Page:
(136e) Prediction of Phase Transition Thermodynamics for Crystals of Pharmaceutical Compounds | AIChE

(136e) Prediction of Phase Transition Thermodynamics for Crystals of Pharmaceutical Compounds


Isayev, O. - Presenter, University of North Carolina at Chapel Hill
Muratov, E., A.V. Bogatsky Physical-Chemical Institute
Abramov, Y., Pfizer Global Research & Development
Phase transition properties of pharmaceutical crystals are affecting their thermodynamic aqueous solubility, which is considered to be one of the major factors in determining the ultimate success or failure of drug compounds. Solubility is important because it restricts the maximal drug concentration in the human body upon taking the drug. In addition, solubility in organic solvents is a crucial property for both process and medicinal chemistry as well as for formulation design. Many computational models of aqueous solubility have been developed but the challenge of accurately predicting aqueous solubility for diverse molecules as a critical component of drug discovery and development remains in place.

Solubility prediction requires the knowledge of free energy of fusion (∆Gfus) and free energy of mixing (∆Gmix). Using equilibrium thermodynamics and chemical potentials, it is possible to predict ∆Gmix accurately. Unfortunately, there is no rigorous way to predict ∆Gfus, which translates into inaccuracies in predictive models of solubility. Free energy of fusion is often cannot be measured experimentally too.

To enable accurate ∆Gfus prediction we have combined accurate ab initio quantum-chemical calculation of crystals with conventional machine learning (ML) and Quantitative Structure Property Relationships (QSPR) approaches. Based on quantum-chemical calculations of all intermolecular interactions in the unit cell we construct the energy vector diagrams (EVD) of the crystal structure. The EVDs are used to encode intermolecular interactions, basic structural motif of the crystal, and the interactions between such motifs in the form of crystallographic fingerprints that are used as system descriptors in developing QSPR models.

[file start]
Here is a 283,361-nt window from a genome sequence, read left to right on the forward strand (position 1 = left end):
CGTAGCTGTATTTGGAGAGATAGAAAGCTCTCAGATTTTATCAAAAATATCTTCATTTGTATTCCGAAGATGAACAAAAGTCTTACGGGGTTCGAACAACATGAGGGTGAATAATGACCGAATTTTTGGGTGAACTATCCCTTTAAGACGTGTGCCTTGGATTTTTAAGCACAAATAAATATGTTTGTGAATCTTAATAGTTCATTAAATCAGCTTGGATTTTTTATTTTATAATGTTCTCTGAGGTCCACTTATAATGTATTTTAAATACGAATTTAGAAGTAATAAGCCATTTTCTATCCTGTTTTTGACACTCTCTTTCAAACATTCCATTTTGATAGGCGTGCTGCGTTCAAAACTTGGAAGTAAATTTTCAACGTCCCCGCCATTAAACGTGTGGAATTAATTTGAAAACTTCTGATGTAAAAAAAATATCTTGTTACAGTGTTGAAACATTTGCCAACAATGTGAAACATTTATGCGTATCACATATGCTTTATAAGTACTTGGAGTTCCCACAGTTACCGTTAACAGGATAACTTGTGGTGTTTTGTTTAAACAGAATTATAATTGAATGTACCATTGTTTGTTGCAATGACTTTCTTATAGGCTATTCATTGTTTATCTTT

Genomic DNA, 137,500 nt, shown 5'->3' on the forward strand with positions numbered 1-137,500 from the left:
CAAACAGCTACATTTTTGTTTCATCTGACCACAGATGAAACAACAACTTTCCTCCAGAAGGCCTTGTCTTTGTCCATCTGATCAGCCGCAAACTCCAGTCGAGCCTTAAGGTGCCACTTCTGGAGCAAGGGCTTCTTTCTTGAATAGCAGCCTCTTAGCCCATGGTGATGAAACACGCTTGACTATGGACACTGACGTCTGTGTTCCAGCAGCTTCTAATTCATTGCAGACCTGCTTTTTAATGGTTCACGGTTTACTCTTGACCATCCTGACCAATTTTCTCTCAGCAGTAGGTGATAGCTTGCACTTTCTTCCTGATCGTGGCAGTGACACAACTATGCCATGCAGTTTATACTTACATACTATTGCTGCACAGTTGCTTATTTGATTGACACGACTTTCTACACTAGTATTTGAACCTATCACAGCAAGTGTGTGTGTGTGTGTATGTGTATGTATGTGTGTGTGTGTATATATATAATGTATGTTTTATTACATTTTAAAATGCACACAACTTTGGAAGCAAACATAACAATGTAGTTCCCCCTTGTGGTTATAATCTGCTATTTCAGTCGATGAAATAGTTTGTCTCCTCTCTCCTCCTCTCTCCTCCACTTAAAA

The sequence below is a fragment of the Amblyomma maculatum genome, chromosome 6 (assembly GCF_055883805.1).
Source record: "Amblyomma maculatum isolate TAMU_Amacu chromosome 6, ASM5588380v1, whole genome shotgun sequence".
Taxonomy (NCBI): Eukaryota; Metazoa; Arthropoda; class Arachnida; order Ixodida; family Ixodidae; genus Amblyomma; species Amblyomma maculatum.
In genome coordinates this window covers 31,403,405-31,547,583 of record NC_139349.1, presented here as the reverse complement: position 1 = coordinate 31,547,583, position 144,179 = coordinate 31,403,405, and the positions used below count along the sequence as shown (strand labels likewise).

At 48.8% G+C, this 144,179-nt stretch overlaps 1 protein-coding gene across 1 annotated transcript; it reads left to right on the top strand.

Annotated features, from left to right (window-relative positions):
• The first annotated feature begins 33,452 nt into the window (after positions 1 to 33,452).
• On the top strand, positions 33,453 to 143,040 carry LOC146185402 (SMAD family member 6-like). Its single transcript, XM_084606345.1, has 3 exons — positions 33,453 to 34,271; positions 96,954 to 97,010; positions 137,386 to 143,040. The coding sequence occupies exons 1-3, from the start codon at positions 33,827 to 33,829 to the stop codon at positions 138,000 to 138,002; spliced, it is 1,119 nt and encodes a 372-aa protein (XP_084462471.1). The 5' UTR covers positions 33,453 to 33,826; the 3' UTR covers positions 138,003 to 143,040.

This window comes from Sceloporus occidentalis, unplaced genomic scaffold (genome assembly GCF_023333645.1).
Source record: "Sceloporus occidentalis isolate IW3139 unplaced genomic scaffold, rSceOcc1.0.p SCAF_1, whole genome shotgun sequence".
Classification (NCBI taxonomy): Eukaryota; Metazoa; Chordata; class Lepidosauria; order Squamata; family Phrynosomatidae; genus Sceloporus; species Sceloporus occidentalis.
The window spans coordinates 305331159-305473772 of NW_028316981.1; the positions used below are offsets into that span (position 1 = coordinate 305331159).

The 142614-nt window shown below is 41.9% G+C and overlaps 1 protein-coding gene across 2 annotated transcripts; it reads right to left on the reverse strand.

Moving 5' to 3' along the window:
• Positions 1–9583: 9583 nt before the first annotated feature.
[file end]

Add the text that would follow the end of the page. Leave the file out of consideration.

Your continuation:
Models have been developed for an aqueous solubility dataset consisting of approximately 40,000 experimental appoints for about 6500 organic molecules after thorough manual curation and standardization; this dataset was constructed from numerous publically available sources. We show that our QSPR models afford accurate prediction of ∆Gfus with less than 1 kcal/mol unsigned error of prediction. In addition to free energy of fusion, we have modeled additional important endpoints such as enthalpy of sublimation, enthalpy of vaporization, heat capacity in liquid and solid phases.